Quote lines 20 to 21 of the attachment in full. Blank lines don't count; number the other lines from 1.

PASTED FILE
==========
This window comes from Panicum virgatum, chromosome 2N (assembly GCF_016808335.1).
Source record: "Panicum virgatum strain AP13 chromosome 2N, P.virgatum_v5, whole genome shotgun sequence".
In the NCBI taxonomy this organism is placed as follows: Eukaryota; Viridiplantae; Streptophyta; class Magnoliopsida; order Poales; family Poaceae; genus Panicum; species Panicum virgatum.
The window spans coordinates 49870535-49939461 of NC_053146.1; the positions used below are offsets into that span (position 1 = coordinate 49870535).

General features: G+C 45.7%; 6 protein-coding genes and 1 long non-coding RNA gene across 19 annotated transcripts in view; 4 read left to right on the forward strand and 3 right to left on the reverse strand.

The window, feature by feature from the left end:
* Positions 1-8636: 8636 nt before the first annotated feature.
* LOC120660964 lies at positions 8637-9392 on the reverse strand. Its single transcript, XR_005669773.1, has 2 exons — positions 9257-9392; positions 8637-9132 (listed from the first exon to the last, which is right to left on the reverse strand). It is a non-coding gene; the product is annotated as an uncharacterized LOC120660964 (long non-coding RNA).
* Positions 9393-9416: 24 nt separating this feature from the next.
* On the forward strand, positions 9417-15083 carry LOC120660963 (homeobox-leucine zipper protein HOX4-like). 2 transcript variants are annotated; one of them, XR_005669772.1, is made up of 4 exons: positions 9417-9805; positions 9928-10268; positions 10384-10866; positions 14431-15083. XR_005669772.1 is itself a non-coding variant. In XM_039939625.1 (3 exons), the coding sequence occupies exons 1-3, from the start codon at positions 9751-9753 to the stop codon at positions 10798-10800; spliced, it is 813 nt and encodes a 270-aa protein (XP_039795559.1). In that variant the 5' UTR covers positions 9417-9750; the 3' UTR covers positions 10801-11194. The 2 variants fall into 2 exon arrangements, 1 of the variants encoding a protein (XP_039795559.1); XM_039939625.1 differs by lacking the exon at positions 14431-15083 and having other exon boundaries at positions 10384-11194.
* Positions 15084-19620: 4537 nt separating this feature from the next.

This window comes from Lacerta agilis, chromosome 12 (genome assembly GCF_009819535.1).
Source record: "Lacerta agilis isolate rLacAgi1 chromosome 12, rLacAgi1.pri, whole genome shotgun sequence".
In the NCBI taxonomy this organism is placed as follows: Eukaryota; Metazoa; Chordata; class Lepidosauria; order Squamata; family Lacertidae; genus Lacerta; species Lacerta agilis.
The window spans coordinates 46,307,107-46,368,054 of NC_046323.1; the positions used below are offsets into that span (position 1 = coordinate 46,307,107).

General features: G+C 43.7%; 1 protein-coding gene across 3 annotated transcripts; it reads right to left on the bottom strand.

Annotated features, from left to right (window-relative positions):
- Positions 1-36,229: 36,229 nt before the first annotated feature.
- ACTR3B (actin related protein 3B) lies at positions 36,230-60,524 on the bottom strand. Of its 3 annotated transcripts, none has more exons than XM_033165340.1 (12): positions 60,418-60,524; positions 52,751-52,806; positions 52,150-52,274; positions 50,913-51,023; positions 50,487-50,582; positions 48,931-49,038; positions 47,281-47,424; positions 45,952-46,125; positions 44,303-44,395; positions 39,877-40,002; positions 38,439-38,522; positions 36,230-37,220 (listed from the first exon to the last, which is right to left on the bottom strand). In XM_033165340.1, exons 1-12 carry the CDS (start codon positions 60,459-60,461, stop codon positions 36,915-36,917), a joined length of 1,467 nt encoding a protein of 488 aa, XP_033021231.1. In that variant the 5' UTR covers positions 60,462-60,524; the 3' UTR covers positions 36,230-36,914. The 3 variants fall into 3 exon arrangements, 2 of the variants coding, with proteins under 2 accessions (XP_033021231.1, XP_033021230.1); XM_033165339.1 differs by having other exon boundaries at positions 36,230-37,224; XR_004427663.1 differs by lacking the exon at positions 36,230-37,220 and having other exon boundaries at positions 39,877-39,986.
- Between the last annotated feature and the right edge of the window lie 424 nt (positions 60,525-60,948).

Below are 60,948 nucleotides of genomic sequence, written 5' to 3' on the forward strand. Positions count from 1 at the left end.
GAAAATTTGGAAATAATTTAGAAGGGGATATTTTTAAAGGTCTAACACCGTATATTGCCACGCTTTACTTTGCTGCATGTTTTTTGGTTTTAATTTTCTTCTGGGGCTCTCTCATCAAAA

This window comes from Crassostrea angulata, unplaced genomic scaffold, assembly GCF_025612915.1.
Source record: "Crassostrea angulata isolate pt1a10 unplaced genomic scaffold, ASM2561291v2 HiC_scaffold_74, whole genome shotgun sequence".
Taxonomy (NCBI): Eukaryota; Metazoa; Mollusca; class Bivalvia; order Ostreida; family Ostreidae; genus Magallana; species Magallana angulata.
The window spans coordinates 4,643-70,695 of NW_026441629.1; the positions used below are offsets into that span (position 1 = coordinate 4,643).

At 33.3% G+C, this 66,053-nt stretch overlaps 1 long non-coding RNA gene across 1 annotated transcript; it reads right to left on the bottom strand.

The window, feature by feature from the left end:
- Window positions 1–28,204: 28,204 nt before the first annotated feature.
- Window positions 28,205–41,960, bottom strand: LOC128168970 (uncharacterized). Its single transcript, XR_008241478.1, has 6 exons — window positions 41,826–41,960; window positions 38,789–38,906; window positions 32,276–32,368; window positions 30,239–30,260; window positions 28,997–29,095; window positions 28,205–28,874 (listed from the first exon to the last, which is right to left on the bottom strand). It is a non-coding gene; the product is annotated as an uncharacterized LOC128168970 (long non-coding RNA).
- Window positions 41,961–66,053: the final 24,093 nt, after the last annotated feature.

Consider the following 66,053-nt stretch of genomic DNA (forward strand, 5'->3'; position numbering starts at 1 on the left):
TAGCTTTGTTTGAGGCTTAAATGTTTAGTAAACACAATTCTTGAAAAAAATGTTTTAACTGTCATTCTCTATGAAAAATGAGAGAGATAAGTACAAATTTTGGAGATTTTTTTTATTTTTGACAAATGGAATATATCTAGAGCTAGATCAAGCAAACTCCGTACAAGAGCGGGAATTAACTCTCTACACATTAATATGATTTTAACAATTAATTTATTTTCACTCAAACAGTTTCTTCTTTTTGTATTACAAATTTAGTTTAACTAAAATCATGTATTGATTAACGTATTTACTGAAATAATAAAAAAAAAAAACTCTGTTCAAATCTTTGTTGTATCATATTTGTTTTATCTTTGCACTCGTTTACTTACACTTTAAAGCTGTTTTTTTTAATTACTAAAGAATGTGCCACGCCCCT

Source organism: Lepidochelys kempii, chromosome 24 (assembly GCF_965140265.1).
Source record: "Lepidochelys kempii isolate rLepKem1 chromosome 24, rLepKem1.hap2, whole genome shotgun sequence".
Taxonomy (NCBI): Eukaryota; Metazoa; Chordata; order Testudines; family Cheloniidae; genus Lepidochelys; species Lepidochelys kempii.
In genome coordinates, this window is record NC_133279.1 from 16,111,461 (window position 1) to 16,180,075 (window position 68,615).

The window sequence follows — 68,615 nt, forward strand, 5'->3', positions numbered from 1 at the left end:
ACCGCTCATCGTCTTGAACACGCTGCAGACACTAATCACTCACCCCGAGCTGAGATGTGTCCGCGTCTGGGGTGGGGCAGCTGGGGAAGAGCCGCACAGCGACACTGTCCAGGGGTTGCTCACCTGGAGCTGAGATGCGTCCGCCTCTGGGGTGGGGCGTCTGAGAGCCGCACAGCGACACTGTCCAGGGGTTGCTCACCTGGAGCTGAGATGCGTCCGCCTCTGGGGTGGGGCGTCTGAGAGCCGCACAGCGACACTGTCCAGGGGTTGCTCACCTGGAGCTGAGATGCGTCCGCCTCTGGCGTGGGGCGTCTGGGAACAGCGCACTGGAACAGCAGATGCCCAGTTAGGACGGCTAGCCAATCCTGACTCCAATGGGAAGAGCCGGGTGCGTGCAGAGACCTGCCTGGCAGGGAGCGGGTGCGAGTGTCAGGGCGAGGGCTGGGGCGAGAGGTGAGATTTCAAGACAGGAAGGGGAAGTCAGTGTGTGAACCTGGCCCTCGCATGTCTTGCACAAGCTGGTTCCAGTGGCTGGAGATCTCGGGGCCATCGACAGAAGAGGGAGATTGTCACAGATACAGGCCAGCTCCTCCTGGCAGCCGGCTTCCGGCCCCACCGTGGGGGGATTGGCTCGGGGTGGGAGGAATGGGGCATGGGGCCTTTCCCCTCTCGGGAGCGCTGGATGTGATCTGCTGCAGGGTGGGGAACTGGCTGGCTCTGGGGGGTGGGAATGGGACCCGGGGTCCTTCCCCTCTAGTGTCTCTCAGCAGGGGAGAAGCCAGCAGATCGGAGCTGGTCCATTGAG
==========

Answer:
- Between the last annotated feature and the right edge of the window lie 424 nt (positions 60,525-60,948).

Below are 60,948 nucleotides of genomic sequence, written 5' to 3' on the forward strand. Positions count from 1 at the left end.